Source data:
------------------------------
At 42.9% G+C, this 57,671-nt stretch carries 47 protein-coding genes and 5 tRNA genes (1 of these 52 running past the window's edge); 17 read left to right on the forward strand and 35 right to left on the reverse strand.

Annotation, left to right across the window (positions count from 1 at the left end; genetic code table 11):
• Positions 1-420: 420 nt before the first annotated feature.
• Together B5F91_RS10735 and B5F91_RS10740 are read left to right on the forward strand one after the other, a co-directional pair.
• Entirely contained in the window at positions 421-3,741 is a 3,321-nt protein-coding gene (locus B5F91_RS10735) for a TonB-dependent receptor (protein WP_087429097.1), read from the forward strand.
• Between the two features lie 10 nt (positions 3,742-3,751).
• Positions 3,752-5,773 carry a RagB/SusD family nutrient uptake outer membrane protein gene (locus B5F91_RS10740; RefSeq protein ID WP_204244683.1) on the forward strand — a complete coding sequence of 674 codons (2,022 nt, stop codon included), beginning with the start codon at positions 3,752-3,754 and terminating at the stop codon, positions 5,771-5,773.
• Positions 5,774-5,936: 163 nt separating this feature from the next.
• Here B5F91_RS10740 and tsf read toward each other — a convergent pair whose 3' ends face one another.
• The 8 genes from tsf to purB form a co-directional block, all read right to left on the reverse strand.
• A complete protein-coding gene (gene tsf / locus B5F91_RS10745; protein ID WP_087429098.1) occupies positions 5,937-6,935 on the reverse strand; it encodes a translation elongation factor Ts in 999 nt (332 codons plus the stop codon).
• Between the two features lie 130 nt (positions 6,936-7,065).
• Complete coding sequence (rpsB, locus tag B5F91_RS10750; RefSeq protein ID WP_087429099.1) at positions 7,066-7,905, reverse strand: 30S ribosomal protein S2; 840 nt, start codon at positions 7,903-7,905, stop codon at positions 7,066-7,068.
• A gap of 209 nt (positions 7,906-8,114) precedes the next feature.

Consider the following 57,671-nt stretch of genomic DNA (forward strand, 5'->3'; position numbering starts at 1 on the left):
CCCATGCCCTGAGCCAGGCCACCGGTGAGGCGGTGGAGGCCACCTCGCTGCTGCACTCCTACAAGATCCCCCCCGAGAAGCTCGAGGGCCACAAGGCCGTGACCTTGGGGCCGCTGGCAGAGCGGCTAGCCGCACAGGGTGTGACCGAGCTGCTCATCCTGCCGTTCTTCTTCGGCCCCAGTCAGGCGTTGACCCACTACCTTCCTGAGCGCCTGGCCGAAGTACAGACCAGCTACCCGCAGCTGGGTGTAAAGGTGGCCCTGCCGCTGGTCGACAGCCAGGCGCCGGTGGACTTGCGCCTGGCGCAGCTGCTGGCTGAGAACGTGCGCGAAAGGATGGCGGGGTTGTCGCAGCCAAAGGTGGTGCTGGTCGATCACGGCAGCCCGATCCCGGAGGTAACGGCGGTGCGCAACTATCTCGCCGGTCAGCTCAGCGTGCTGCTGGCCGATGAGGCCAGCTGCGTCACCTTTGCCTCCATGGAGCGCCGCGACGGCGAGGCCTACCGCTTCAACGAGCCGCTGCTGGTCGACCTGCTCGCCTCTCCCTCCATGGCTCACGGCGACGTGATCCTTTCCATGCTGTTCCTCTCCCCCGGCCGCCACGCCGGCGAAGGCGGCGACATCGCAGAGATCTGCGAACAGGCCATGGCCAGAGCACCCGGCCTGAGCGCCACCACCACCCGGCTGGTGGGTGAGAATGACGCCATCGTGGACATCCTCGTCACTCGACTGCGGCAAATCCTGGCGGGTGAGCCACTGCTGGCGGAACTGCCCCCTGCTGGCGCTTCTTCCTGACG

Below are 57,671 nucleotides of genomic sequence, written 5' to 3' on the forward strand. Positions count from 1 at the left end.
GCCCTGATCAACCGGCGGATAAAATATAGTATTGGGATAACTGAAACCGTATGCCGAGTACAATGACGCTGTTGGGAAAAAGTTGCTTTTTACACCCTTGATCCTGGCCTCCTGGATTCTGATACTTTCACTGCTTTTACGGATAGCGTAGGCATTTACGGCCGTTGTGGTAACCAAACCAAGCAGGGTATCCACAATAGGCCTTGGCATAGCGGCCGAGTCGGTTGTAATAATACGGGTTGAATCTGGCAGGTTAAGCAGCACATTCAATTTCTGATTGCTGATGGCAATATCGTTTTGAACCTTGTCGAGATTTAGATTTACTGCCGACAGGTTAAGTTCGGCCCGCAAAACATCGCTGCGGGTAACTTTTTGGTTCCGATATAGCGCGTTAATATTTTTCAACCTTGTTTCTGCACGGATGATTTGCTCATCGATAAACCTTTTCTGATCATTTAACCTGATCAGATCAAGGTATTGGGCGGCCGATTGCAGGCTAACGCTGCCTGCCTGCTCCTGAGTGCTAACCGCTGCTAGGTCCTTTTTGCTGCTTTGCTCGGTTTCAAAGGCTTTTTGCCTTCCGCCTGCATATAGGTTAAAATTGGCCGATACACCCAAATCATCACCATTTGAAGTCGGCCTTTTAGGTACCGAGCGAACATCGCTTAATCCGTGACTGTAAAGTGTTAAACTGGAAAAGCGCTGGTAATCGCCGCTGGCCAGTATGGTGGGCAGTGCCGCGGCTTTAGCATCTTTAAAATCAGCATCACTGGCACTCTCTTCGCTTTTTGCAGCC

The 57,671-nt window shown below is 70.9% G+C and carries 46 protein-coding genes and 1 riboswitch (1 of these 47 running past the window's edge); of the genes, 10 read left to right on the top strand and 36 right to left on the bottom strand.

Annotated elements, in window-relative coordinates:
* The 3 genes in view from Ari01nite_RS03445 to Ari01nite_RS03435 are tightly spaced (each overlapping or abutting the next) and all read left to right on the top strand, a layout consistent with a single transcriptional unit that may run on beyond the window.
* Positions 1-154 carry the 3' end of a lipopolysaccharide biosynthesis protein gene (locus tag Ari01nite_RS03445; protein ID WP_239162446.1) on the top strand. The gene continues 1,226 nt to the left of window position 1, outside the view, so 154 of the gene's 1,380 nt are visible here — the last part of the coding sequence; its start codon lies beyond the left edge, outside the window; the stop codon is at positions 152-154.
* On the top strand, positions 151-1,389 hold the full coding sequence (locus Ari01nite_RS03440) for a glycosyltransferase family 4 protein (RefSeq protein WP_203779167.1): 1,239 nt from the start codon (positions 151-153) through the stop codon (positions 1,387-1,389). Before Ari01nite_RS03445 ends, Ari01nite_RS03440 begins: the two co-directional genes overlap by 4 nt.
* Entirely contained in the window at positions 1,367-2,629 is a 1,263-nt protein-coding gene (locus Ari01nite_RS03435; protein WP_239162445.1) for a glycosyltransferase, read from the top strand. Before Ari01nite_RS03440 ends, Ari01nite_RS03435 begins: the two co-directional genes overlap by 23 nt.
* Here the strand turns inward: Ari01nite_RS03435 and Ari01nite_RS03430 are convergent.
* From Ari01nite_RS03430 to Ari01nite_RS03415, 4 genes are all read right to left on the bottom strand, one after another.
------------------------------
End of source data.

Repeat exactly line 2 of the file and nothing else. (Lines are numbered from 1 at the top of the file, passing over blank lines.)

Annotation, left to right across the window (positions count from 1 at the left end; genetic code table 11):